5 Higher Education Trends to Watch
The higher education industry has experienced several shifts over the past few years. COVID-19, changing demographics and a renewed skepticism over the value of a degree have shifted expectations and messaging from education institutions of all sizes. Experts wonder whether undergraduate enrollment has peaked, leading to increased competition among colleges as young adults pursue training and employment by other means.
We’re watching the five most important trends in higher education to help college and university marketers prepare for what’s next.
In Brief: Higher Education Industry Outlook
The broadly-scoped higher education industry includes a wide array of community colleges, universities and alternative education institutions that offer a mix of on-campus, remote and self-guided programs. Across the board, the cost of higher education is rising. The average cost of college has doubled since 2000 and has increased 2% annually since 2013.
High costs of attendance and more attractive employment opportunities right out of high school have long since made a dent in enrollment. Undergraduate enrollment peaked during the 2010-11 school year with 18.1 million students and has declined every academic year since, hitting 15 million in 2022. The COVID-19 pandemic and red-hot labor market accelerated the decline, with enrollment dropping 4% since 2020 – a loss of roughly 1.23 million scholars.
Despite a steady decline in enrollments, rapidly increasing tuition has more than bridged the gap. The higher education industry is expected to grow at a 7.18% compound annual growth rate (CAGR) through 2030.
Five Education Industry Trends You Can’t Ignore
The COVID-19 pandemic was perhaps the most seismic shift in higher education since the GI Bill. Like many industries, the global pandemic didn’t change the future as much as it accelerated existing patterns.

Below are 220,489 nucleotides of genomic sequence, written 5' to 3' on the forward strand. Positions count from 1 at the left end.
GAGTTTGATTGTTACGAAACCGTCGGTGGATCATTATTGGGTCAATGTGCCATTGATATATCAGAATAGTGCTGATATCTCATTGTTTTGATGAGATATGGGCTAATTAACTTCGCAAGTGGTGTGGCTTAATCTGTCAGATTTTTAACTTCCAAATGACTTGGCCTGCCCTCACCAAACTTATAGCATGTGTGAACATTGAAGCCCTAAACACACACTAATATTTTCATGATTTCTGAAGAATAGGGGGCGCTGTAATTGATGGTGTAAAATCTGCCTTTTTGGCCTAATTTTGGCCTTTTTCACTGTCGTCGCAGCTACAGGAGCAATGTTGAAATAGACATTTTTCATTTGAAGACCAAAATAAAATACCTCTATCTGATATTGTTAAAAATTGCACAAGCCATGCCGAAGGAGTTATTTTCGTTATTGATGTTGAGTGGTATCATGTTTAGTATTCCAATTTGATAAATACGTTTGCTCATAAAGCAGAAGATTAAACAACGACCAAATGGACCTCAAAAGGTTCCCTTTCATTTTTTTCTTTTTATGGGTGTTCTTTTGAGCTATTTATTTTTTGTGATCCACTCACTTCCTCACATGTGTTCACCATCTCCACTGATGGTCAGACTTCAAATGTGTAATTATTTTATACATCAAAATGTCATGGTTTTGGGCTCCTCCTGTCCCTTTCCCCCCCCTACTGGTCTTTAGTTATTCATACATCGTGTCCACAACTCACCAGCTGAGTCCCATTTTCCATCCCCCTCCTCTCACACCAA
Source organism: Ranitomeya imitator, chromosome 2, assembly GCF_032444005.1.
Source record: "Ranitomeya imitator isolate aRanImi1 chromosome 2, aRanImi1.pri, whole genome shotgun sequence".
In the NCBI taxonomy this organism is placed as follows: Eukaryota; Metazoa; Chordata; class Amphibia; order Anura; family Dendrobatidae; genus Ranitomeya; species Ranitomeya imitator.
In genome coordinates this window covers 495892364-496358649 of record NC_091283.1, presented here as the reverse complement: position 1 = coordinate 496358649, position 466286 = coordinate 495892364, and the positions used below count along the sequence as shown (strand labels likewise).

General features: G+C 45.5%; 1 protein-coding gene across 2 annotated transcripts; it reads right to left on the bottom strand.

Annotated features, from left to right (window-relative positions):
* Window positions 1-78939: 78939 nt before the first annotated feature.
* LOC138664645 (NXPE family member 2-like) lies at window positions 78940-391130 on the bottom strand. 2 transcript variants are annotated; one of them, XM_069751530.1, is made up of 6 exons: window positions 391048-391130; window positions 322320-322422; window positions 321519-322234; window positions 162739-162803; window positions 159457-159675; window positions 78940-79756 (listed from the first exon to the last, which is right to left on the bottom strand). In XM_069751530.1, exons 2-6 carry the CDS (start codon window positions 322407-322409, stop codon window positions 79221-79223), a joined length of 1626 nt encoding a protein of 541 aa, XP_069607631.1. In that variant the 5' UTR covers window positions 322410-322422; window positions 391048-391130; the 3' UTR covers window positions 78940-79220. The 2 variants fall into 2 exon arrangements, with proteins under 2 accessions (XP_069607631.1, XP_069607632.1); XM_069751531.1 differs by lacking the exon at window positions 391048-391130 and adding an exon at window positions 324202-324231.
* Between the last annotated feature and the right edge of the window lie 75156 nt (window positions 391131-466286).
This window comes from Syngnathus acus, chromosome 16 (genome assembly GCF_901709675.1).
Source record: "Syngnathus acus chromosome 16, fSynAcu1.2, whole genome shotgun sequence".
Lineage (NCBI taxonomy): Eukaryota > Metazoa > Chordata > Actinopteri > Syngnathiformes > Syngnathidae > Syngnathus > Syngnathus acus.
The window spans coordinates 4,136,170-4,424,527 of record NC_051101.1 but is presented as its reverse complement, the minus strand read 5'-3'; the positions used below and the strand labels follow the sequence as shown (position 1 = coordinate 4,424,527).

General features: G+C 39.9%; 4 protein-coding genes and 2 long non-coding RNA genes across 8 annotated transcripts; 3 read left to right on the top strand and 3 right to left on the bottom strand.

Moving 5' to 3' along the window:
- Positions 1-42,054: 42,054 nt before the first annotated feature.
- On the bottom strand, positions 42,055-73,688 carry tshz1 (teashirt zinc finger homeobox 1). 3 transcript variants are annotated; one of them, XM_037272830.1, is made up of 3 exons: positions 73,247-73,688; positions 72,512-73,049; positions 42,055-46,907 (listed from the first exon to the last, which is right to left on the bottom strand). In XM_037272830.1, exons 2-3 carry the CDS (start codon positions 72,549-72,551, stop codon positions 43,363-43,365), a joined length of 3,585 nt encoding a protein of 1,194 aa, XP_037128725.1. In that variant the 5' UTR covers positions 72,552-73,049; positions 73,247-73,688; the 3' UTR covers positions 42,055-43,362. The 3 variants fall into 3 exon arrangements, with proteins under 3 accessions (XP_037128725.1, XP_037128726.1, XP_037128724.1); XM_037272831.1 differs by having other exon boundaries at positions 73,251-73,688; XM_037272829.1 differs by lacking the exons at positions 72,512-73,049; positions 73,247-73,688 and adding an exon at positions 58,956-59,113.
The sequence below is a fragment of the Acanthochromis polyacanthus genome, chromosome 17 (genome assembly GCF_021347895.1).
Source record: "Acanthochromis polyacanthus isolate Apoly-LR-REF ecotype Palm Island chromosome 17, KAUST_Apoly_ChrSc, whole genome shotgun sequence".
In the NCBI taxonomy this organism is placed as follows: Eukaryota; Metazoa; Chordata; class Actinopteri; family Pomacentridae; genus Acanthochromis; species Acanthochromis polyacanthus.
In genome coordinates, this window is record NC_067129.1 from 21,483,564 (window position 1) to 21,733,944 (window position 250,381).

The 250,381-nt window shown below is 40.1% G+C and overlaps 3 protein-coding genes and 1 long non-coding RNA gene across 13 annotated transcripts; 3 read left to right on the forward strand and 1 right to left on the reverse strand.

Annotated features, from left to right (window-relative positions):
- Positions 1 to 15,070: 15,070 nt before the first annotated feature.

1. Men Aren’t Going to College
The ratio of female-to-male college enrollment tipped in the 1980s, but the gender gap on college campuses has widened ever since. In 2022, female students represented 56% of total undergrads in the US, and that trend is expected to continue for at least another decade.
Marketing Take: Questioning demographic norms is more important than ever, especially in traditionally male-dominated programs and fields. Marketers should constantly evaluate audiences and adjust messaging to address gender, race and socioeconomic barriers.
2. Boomerang Students
In the US, more than 39 million adults have completed some college course without graduating, representing nearly 1 in 5 adults over 18. These “returning” students represent a high-value population of recruiting prospects, but getting them back to the classroom hasn’t been easy. Historic gains in US wage growth since 2020 have made the workforce a more attractive alternative than expensive tuition fees, but that may only be a short-term benefit. Research shows that college graduates earn an average of $1.2 million more in their lifetime than non-graduates and are half as likely to be unemployed.
Marketing Take: Education barriers for non-traditional adults differ greatly from recent high school graduates. Consider using surveys to segment email marketing campaigns to address the unique needs of returning students.
3. Mismanaged Revenue